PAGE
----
How to overcome the subject that seems to stump most students
How to pass Physics? It’s one of those classes that most students at the college and high school level think is the impossible subject to understand and do well in. Questions like: “What is a force?” “How do I draw a free body diagram?” “What in the heck are harmonics?” These are all valid questions and are what students typically ask because sometimes these concepts just come in one ear and leave out the other at the speed of light. This usually occurs because students tend to forget the fundamentals on how to study.
Well, in this post we cover 3 helpful tips in how to better prepare you for an upcoming physics exams as well as provide you some great resources that you can use to practice for your upcoming exam.
Tip #1: Don’t Procrastinate, motivate
This seems like it’s a no brainer, but a lot of people still don’t seem to want to do it due to laziness. Well, it is with my strong recommendation that you do not leave studying till the day before an exam. Now, when I say study early, I don’t mean go hardcore and break out the Red Bull® and study for hours on end.
What you should be doing is going at your own pace and just going over the big core concepts that was covered in class on a certain day and before even reading your notes ask yourself, “Do I understand what this concept means?” If your answer is no, then make it an effort to just skim over your notes while paying attention to key equations. After looking over the daily notes, ask yourself the same question, “Do I understand what this concept means?,” and I guarantee you that you’ll be much better off then where you were before reading the section.
Tip #2: Do some Practice Problems
This is really helpful to reinforce some of the concepts that you read in your notes. It’s also useful to get used to doing practice problems because that’s what will most likely be the type of problems you will get on the exam. Do problems from your textbook, get some practice from online websites, or perhaps your teacher/professor has examples of old practice exams that you can use. There are so many resources for students out there nowadays that you should use as much as you can to help you prepare. Trust me when I say that doing the same type of problems over and over again is going to drill the method of solving them inside your brain so much that you’ll be able to solve kinematic questions with ease.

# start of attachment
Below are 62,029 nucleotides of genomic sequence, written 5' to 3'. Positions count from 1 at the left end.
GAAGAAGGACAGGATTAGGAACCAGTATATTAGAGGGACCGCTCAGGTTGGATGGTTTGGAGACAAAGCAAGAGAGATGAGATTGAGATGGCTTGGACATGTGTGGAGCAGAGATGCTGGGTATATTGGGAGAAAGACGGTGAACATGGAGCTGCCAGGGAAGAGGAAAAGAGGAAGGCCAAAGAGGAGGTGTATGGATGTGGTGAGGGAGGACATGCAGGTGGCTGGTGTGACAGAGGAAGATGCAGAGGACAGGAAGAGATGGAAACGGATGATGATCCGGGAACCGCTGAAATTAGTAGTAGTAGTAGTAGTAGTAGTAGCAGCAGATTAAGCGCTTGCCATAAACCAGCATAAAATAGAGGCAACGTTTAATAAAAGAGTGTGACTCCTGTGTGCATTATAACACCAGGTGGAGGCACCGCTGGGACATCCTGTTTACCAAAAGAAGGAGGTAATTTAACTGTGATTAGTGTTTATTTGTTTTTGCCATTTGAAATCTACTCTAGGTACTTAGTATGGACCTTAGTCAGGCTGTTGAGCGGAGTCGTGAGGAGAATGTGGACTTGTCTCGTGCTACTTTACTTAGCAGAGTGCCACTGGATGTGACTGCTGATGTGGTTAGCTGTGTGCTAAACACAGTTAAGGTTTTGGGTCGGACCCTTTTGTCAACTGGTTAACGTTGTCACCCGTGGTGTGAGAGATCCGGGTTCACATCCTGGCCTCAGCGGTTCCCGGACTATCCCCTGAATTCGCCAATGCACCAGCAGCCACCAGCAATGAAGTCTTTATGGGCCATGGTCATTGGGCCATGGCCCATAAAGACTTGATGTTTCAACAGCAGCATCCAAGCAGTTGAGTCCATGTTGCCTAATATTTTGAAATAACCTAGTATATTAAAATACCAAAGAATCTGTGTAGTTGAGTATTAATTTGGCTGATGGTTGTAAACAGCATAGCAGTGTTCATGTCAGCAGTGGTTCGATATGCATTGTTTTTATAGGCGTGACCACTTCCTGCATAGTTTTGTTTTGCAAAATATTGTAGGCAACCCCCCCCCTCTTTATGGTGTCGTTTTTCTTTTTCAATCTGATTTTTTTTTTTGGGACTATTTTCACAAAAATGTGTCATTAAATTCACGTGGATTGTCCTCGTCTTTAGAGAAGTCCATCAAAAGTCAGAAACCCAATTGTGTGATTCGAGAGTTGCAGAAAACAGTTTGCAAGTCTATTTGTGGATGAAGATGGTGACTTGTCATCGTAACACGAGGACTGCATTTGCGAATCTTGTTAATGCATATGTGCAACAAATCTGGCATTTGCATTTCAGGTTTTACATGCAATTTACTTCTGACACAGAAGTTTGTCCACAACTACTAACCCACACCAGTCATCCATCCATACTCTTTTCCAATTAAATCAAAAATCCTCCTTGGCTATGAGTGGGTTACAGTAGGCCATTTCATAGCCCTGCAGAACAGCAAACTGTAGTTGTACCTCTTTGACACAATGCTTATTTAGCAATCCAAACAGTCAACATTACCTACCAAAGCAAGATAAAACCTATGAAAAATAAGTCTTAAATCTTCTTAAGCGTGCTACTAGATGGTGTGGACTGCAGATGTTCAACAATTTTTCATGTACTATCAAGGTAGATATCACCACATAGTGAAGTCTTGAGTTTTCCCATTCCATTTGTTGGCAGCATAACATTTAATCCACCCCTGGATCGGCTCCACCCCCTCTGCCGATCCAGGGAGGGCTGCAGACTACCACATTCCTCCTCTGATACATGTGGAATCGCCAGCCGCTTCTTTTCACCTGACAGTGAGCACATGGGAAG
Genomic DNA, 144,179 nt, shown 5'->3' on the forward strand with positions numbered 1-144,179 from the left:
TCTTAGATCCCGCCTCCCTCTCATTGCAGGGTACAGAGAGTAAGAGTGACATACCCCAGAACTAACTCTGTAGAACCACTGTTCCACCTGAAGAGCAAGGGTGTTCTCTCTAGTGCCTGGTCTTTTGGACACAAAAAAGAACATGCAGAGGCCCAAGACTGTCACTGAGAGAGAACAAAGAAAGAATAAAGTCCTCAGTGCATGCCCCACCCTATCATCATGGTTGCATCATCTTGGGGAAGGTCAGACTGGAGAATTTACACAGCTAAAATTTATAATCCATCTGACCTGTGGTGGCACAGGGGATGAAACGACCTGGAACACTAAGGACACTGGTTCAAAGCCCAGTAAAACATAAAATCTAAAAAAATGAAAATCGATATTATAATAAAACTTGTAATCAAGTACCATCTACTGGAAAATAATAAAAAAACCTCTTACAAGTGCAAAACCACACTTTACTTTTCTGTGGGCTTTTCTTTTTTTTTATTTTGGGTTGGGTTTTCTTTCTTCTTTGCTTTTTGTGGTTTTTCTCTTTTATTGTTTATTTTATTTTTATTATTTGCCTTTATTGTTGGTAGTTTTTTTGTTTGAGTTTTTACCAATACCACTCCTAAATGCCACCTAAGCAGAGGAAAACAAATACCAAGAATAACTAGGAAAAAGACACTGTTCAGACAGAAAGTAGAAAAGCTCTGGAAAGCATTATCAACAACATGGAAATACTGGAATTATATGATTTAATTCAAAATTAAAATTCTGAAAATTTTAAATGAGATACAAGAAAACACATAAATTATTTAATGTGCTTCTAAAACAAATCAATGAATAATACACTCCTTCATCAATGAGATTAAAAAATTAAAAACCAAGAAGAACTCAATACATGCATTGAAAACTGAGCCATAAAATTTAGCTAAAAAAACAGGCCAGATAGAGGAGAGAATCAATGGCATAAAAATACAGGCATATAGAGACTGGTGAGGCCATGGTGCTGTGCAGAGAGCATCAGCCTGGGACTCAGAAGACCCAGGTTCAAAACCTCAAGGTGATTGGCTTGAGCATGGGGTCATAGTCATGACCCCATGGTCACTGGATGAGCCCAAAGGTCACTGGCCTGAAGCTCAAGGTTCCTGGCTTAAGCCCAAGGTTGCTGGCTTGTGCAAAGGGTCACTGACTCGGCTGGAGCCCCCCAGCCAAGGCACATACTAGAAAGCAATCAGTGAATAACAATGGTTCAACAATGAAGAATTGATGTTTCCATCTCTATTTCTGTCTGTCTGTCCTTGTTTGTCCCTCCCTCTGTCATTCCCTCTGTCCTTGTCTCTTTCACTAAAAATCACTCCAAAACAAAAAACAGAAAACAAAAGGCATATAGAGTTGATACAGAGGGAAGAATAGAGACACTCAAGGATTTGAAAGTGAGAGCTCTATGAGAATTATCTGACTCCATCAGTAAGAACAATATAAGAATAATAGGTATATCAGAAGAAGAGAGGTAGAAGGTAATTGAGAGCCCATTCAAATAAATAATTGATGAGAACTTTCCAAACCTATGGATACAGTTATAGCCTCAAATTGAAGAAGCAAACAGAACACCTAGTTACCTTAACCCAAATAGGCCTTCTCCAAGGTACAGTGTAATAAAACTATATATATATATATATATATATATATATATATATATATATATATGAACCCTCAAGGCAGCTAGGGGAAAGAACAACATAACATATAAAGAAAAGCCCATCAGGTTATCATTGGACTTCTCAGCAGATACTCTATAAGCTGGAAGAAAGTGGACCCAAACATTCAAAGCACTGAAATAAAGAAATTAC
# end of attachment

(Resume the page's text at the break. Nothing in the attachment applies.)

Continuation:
Practicing for your class requires the use of some resources that can offer you practice problems. Here are some of the best physics resources available out there on the internet (in my opinion) that can help with preparation:
a.) DC Physics
The site offers questions, broken down by concept. Though the question sets are somewhat limited, it's a good way to get some practice in to help enforce the concepts you already know.
You can practice for your exam with us! Our platform includes full length practice exams for Physics in the form of multiple choice that are timed and cover lots of different topics in the realm of physics that you would see in your typical upper level high school and college level classes. The content currently follows the AP Physics curriculum, but the questions can still be used for general practice, especially if you want the challenging questions that you would probably see on your physics exam.
c.) Varsity Tutors
The site offeres a variety of questions in physics also in the form of multiple choice that can be viewed by difficulty, topic and number of questions. Great resource to have for quick practice.
Tip #3 : Visit your Teacher/Professor or Teaching Assistant (TA)
Now this is something you may want to do if tips one and two didn’t work for you at all and you are as loss as you were in the beginning. Your professors and teaching assistants are your best resource because they are supposed to be experts at this subject. Not only that, but they are being paid to teach you the dang subject, so they better know their stuff.
This is coming from personal experience, because whenever I was stuck on a topic and reading notes and doing practice problems just wasn’t working, I would go to the professor and voilà, all my questions would be answered. Yeah they are just that good. What students don’t realize either is that visiting your professor consistently helps you build a good relationship with them because it shows that you actually care about how you’re doing in the class, so they in return will give you the respect and attention you need. Getting to know your professors is a must, especially for those in the college setting. All about those connections people!!!!
The way to passing physics I think ultimately comes down to your motivation. It is my personal belief that anyone can learn anything. It really matters how much effort you put into learning the subject and finding the right resources to help you understand what you can't.
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